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OSU Spears School graduate students receive advice on balancing school, life

Tuesday, September 1, 2015

Jay Rao

After a successful presentation last year, Jay Rao returned to the Oklahoma State University’s Watson Graduate School of Management to speak to masters students in the MBA and MS in MIS program.

The senior program manager for Communications Test Design, Inc. (CTDI) again spoke to students about balancing life’s circumstances and the importance of maintaining a good presence on social and professional media.

Rao discussed the significance of equally balancing personal, professional and family lives. He informed students each category has roles a person must play and goals that need to be accomplished and these roles and goals are defined by the individual.

“Again, you have to make sure those circles stay the same size,” said Rao. “As we age, our personal circle is the one that shrinks the fastest. Don’t lose touch with your personal circle. It’s extremely important.”

He explained it’s not about the amount of time you spend in a particular circle, it’s about what you do with the time.

First-year MBA student Davis Parker was pleased with the information presented by Rao.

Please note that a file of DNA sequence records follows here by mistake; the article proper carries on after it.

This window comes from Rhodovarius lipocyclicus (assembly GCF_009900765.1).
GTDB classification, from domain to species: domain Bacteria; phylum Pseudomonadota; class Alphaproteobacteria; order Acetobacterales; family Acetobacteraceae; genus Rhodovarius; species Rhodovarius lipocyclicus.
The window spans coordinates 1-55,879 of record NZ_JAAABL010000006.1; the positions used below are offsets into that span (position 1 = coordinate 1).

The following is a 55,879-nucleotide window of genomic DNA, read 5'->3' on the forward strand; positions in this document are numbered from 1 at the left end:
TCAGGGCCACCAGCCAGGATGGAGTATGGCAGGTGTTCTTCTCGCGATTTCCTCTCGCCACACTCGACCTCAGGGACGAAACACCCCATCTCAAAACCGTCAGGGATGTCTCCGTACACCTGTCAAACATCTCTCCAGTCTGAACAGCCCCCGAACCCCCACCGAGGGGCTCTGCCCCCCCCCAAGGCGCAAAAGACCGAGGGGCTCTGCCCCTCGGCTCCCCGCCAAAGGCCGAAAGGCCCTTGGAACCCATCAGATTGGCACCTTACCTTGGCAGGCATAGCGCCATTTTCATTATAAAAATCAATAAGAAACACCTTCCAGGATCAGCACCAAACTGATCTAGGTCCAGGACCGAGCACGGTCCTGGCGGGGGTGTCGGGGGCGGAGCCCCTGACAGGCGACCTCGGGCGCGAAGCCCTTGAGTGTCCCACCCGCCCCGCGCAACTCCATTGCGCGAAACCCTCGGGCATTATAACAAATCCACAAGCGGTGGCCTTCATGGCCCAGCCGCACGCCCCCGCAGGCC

“He said to stay true to yourself and make sure circles don’t overlap which is a big thing,” said Parker. “Like don’t let your job become more important than your family… and I think that is really important in general.”

Rao also focused on the importance of well-managed social and professional media. He told the students to make sure there was nothing on social media they wouldn’t want an employer to see, or make their information private so employers cannot view it because 91 percent of recruiter’s use social networking cites to screen employees.

Rao then told the students more companies are hiring employees from professional media, and the students should take advantage of professional networking cites like LinkedIn. He used the statistic that 70 percent of all jobs are found through networking and gave them advice on do’s and don’ts of professional networking cites.

With degrees from Georgia Institute of Technology and Wake Forest and more than 25 years work experience, Rao had a lot of personal and professional knowledge to share with students.

“I really like what he had to say,” said Parker. “I found it [the presentation] very helpful.”

“A big part of MBA learning is networking with successful leaders and alumni. Jay Rao inspired our students,” said Jan Analla, Assistant Director of the MBA Program.

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